If you have been informed that you need “letters testamentary” after the passing of a loved one, you will want to read this.

When someone passes away, with assets such as real estate, investments, bank accounts, insurance policies or retirement accounts, in their own name, chances are you will need “letters testamentary.”

“Letters testamentary” is a legal document issued by the surrogate’s court, which gives you the legal authority to collect those assets. Letters testamentary are only issued if someone passed away with a last will and testament.

The “letters testamentary” document is only provided if the will is approved, and the executor nominated in the will to distribute the assets, is approved. This approval process is known as probate, and nothing gets distributed until the probate process is completed.

So, if you think that just because you are listed as a beneficiary in someone’s will, you will automatically receive and have rights to whatever gifts they may have left to you in their will, it’s not so easy.

Probate requires the executor to formally petition the court and provide various documentation to support the validity of the petition. This may take several months, or even years, depending on the situation, or if the will is contested. 

People often get confused when a loved one passes away without a will, with assets in their own name. Sometimes banks and financial institutions mistakenly inform families that they need “letters testamentary,” when they actually need “letters of administration.” “Letters of administration” are also issued by the surrogate’s court. However, “letters of administration” are issued when someone passes away without a will. In this situation, a family member needs to petition the court to gain the legal authority to make distribution. The court decides who will be given the legal the authority. In the end, that person may or may not be a family member.  Also, without a will, New York State law governs how those assets will be distributed and who will receive them.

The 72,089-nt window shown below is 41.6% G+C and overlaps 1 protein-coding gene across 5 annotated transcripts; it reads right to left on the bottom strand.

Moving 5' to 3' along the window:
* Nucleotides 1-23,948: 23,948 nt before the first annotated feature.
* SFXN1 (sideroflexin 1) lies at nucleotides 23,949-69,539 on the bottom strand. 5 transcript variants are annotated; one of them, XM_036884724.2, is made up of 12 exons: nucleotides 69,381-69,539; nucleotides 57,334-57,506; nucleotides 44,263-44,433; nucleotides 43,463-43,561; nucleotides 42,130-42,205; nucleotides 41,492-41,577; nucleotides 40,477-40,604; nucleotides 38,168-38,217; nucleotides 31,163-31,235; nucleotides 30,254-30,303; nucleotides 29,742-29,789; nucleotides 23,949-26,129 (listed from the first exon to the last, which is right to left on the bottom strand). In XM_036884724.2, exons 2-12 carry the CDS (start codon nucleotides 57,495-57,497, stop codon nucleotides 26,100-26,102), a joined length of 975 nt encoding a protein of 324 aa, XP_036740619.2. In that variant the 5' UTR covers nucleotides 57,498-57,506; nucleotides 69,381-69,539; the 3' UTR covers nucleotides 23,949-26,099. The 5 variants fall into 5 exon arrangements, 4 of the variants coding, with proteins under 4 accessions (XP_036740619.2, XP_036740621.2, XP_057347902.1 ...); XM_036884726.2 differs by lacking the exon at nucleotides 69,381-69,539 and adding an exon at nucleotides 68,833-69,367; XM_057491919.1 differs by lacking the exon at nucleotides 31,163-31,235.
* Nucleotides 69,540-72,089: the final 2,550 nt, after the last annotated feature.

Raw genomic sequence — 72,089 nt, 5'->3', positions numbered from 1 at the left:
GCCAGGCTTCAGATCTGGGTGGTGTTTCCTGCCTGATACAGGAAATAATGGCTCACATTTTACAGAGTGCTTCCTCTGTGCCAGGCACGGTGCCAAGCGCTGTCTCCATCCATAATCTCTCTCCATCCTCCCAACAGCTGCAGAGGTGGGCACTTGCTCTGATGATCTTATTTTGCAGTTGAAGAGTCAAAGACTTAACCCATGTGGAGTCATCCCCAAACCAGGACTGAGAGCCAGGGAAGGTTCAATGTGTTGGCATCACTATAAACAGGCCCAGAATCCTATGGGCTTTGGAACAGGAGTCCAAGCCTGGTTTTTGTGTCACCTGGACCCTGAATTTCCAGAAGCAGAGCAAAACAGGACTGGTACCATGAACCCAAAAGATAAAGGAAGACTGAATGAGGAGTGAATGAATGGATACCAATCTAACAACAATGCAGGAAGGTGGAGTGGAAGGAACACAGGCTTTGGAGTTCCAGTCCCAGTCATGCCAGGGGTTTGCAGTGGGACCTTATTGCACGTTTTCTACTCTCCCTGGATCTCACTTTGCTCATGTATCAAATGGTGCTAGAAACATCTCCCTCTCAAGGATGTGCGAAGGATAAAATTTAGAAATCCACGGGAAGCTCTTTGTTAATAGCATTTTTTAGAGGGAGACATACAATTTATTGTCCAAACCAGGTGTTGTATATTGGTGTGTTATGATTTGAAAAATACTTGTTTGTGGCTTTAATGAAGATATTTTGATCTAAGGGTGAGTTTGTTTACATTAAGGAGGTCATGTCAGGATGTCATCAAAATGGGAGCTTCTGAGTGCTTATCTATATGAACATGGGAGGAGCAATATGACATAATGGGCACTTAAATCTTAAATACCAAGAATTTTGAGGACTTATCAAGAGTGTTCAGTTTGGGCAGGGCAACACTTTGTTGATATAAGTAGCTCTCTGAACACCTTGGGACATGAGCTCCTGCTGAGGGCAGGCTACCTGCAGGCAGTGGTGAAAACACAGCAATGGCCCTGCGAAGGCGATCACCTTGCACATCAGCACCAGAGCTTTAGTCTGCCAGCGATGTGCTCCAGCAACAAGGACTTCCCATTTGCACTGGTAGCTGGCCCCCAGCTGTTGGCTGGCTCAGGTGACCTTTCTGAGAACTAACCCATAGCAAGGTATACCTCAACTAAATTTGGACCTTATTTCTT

Once either “letters testamentary” or “letters of administration” have been issued, the person granted legal authority by the court will be able to manage the affairs of the estate. Some of those responsibilities include paying the expenses of the estate, obtaining a separate tax identification for the estate (a social security number is only valid for a living person), gathering estate assets, establishing estate bank or investment accounts, transferring real estate, and finally distributing the assets of the estate to the recipients.

Although letters testamentary will allow you to handle the affairs of the estate, you will not be able to use the letters testamentary to collect assets that passed by operation of law outside of the estate. A common example of this is when the person who passed away had a bank account that was held jointly with rights of survivorship with another person, the funds in that account automatically pass to the surviving joint owner (regardless of what the will states) and therefore the executor will not have authority to collect those assets despite having the letters testamentary issued to him/her.

If you been told you need “letters testamentary,” the best thing to do is to call a reputable probate attorney who can guide you through the court process and assist you in getting the legal authority you need to manage and distribute the estate of a loved one. 

Monet Binder, Esq., has her practice in Queens, dedicated to protecting families, their legacies, and values. All halachic documents are approved by the Bais Havaad Halacha Center in Lakewood, under the direction of Rabbi Dovid Grossman and the guidance of Harav Shmuel Kaminetsky, shlita, as well as other leading halachic authorities. To learn more about how a power of attorney can help you, you can send her an email at This email address is being protected from spambots. You need JavaScript enabled to view it. or call 718-514-7575.